VASQUEZ: Well, it's humbling for me to admit that at one point I did say that the term undocumented immigrant was the better term to use. And I was using that in the context of illegal alien versus undocumented immigrant, so I thought that it was a softer term. It's a person that has no documents. Clearly you can say a person is here in violation of law, has no papers. But again, the terminology is very important because the media sends a message as to how they feel about this particular person. And when people use illegal alien, they're dehumanizing that person. If something happens to them, oh, well, they're illegal! So we don't have to feel too bad about what happened to them. And I think that's really important that people that use it, how are they using it? What is the message they're trying to send about this particular person?
CAVANAUGH: We got a message on our fronteras website from a writer, Allen Wayne Necessary, and his comment was "illegal immigrant is exactly what they are, they broke the law to get here and they are immigrants. Quit trying to be politically correct. What's next? Can't we call someone a serial killer?" As you can tell from that comment, dropping the phrase illegal immigrant is the kind of semantic change that can infuriate people. Why do you think people feel so strongly about things like this?
BARRETT: To be completely frank about it, usually people who argue that illegal immigrant is the accurate term don't like immigration period. That's what it boils down to. We can see this again and again and again when you examine these large bodies of text, we can look at the language, we can look at the sentiment there, are the feelings and find that it's a mask for other things. It's a proxy for their larger argument. And that comment is wrong. He's actually factually incorrect. And we can demonstrate this because there are many ways to be in this country and not have your status 100% verified. For example, if I'm a student from Mexico and here on a student visa and I'm required to have 20 hours of classes a semester, but the school cancels a class because of a lack of funding, I am not up to status. Am I illegal? No, I'm not. I am allowed to be here. And I will get a letter from the officials that says we recognize that you are out of status, please let us know when this problem is remedied. So not illegal, but also not up to status. What is the language you use for that person? That's not right. It's not illegal.
CAVANAUGH: Lilia, you use the term illegal aliens as one to avoid. Former U.S. attorney in San Diego Peter Nunez says that is the only correct term because we're referring to people who are not U.S. citizens who have entered the country illegally or have overstayed a visa. What do you think of that argument?
VASQUEZ: Well, I think that with the respect to Mr. Nunez, he's living in the old times. He also referred to the constitution using the term alien. Well, the constitution was written in 1787. So we have to take that with a grain of salt. Again, it's clear that he is very anti-immigrant. He feels that the country being overridden by undocumented workers and that the government is not doing anything about it. So it has to do in that context with the personal politics of that individual. So he has chosen to use that term and to say that is the correct term because that's how I feel.
CAVANAUGH: I remember reading a great deal when there are stories of something that happens to people who are here illegally, they're exposed to pesticides, or they're not getting treatment for medical conditions that they have, a lot of the response is, well, they're here illegally, so what do they expect? That's what you hear over and over again. Now, isn't that term illegal that elicits that response?
BARRETT: It totally authorizes the speaker to discount all the levels of humanity of the person. That's what's happening here, literally. If I say that you're illegal, that means I don't have to listen to you, I don't have to give you due process, I don't have to acknowledge you or even -- I can avoid you, I can try not to encounter you. I can dismiss you and put you out of my mind, and not deal with the larger issue of why you're here, what is this problem, how is the government going to solve it, what am I personally going to do to solve it? It's one of those thing where is this black and white language like illegal and legal describes the ability be to think coherently and have an intellectual debate about it that moves the conversation forward.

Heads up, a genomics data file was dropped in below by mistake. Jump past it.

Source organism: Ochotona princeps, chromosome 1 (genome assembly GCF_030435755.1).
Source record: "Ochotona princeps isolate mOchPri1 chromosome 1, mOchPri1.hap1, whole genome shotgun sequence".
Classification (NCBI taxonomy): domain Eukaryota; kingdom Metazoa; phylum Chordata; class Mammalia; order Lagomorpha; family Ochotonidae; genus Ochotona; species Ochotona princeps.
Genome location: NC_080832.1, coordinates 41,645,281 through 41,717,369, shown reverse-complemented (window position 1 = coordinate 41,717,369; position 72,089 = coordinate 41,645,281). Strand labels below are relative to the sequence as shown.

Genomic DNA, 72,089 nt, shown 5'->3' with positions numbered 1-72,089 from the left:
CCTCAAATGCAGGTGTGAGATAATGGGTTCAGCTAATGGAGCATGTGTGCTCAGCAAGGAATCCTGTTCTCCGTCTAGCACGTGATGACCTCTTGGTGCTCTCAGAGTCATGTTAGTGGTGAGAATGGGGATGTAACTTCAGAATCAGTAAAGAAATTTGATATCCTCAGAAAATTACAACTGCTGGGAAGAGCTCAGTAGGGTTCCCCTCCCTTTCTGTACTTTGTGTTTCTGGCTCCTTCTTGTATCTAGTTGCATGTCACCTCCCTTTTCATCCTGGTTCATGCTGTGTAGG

CAVANAUGH: Let me give you an example of the way The Associated Press would like to see news stories written. Instead of reporting the Border Patrol agents arrested two suspected illegal immigrants, it would read Border Patrol agents arrested two men suspected of crossing the border illegally. Is that change significant in your mind?
VASQUEZ: To some people, it may seem like we're splitting hairs. But truly what they're doing is describing the act, how did you come into the United States? I entered the country illegally. But it's a different matter all together to refer to a person as being illegal. Illegal in terms of what? So I think that I do agree with the AP's new guideline that now they will only use the term illegal or illegally to describe the act and not the person. And I think that is important to note that our government has also followed suit on that. If you look at the immigration act, and it has been amended numerous times, they use alien, and in some cases they still say it, an alien in violation of law. Alien in that context means a person from the outside, a foreigner. The language has changed to unlawful presence, a person who entered the country illegally. So since 1996, the government doesn't use the term illegal alien in any of their publications. And I think that's very important. The government has to be up-to-date.
CAVANAUGH: In another move to try to figure out what to call people who are in the country in one way or another illegally, national public radio came out a year or so ago with the terminology unauthorized worker. What do you think about that?
BARRETT: I think the Union Tribune was or is still using that term, unauthorized. That's a little better. But the vagueness doesn't quite encompass all the possible cases in which a person might be here and not have a valid visa or not be a citizen or not be here as a legitimate resident. It's better. But it's also imperfect. All of the suggested terms to replace illegal immigrant have their own problems. And it is difficult to describe this entire body of people. We're talking millions of people with lots of special cases with one term. And perhaps what we'll see as this debate matures and we're beginning to discuss this even more, because I don't think we've barely scratched the surface, I think we may see a greater general understanding of all the specific kind of cases. And then each case will have its own language. And maybe that's the solution.
CAVANAUGH: I think that's a great way to leave it right now, more to come.
[ LAUGHTER ]
CAVANAUGH: Thank you both.
VASQUEZ: Thank you.